Secretay Bird – Sagittarius serpentarius
The Secretary Bird is rather unique in looks and will not be easily confused with any other bird in the are. The face is orange and they have loose black feathers behind the head. The tail feather project beyond the legs in flight. (If seen in flight).
Status: The Secretary Bird is found through out southern Africa and is resident in some areas like the Etosha National Park.
The Robert’s Bird Guide list them as near-threatened. (They are very uncommon in the Epupa area and one will have to look very hard to find one.)
Food: Secretary Birds enjoy a variety of food, from insects, amphibians, reptiles, birds and their eggs, small mammals and rodents. They catch most of their prey on the ground and kill it by stamping their feet on it. Their larger prey are torn before swallowed while smaller prey like tortoises are swallowed hole.
Call: They are very quiet.
Breeding: The Secretary Bird will breed in most open habitat areas, if suitable nesting trees are available. Secretary Bird pairs breed solitary with nests spaced at intervals of 9 – 13 km.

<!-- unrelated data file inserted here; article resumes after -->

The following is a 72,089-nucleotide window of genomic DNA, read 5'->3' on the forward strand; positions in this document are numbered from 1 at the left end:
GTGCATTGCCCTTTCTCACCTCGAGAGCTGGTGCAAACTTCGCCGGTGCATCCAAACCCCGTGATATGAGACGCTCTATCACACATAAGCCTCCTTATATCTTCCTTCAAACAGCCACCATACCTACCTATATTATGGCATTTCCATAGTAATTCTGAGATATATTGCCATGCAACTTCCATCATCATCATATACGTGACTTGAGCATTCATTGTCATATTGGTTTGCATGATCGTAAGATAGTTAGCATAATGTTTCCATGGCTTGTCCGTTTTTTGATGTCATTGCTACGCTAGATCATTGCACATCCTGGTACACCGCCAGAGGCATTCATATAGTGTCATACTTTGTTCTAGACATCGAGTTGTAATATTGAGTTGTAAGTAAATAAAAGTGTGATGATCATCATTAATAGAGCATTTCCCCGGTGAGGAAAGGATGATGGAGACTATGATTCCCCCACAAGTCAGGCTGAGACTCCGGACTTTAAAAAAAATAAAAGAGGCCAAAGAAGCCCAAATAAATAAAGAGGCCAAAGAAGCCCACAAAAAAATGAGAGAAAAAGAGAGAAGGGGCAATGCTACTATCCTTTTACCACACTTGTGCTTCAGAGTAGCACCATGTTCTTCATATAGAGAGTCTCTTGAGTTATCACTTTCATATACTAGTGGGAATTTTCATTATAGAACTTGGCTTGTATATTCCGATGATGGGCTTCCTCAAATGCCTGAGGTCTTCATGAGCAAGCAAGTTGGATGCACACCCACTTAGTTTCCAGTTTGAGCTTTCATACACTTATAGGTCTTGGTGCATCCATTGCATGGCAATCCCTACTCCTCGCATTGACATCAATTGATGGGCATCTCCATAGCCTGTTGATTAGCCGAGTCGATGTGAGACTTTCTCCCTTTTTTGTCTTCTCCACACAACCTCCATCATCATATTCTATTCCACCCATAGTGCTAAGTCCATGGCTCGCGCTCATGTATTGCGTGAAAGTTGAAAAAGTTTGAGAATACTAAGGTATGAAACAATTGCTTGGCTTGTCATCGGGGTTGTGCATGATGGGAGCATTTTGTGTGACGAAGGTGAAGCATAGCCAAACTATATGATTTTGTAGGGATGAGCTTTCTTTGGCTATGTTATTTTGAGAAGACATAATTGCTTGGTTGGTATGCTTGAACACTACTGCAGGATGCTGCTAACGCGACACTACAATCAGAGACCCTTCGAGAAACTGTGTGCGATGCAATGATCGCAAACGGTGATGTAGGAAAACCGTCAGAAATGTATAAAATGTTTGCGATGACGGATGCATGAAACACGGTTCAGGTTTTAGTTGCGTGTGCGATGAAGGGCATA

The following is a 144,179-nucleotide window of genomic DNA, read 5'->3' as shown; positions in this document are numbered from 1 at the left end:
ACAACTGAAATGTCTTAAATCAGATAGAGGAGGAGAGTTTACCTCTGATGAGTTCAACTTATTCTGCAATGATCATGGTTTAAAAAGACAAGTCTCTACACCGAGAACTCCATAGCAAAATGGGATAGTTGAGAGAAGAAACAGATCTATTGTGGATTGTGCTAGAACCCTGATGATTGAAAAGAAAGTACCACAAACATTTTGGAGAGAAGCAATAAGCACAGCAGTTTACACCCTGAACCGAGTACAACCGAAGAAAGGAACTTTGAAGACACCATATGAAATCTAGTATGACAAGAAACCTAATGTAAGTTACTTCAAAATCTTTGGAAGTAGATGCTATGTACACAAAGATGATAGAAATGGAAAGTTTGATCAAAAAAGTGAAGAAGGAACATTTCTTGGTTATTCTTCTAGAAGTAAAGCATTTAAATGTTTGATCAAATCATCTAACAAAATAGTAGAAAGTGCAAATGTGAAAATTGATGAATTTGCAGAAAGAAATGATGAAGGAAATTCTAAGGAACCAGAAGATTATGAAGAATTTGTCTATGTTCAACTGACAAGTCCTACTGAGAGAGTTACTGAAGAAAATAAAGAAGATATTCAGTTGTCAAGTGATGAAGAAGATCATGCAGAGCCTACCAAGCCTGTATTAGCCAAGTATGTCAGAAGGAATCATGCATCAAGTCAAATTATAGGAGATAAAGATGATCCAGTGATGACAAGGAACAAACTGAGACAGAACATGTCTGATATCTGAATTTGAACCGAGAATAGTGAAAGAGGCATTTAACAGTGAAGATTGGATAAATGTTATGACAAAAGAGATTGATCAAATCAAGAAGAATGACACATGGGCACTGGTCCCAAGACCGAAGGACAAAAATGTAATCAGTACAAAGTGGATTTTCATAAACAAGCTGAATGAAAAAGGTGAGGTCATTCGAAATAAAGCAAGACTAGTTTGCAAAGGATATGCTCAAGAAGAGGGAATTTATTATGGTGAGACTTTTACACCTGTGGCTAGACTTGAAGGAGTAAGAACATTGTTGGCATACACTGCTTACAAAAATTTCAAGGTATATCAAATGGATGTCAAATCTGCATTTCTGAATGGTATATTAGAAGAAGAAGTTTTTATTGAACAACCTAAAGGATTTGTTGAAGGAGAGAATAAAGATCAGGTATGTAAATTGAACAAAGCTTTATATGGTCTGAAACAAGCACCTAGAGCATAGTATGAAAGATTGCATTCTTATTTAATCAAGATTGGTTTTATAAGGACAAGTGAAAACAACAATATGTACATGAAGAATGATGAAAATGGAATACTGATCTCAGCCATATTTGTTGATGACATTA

The nest is a huge, saucer-shaped stick platform build on top of a tree – mostly acacia trees. Nests are difficult to see from the ground but from the air, it is hard to miss with nests almost taking up the whole top of the tree.
Both sexes share in the building attempt and a new nest will be build for every breeding attempt. New dry grass is added during the breeding cycle. Building nests may not always result in breeding as some pairs continue building infinitely. Secretary Birds often sleep in nests during the night.
The Secretary Bird is monogamous.
Source: Roberts Bird Guide, 2007
A Guide to Nests & Eggs of Southern African Birds, Warwick Tarbaton, 2001
The Wildlife of Southern Africa, Vincent Carruthers, 1997
Photo: Copyright emdt.photography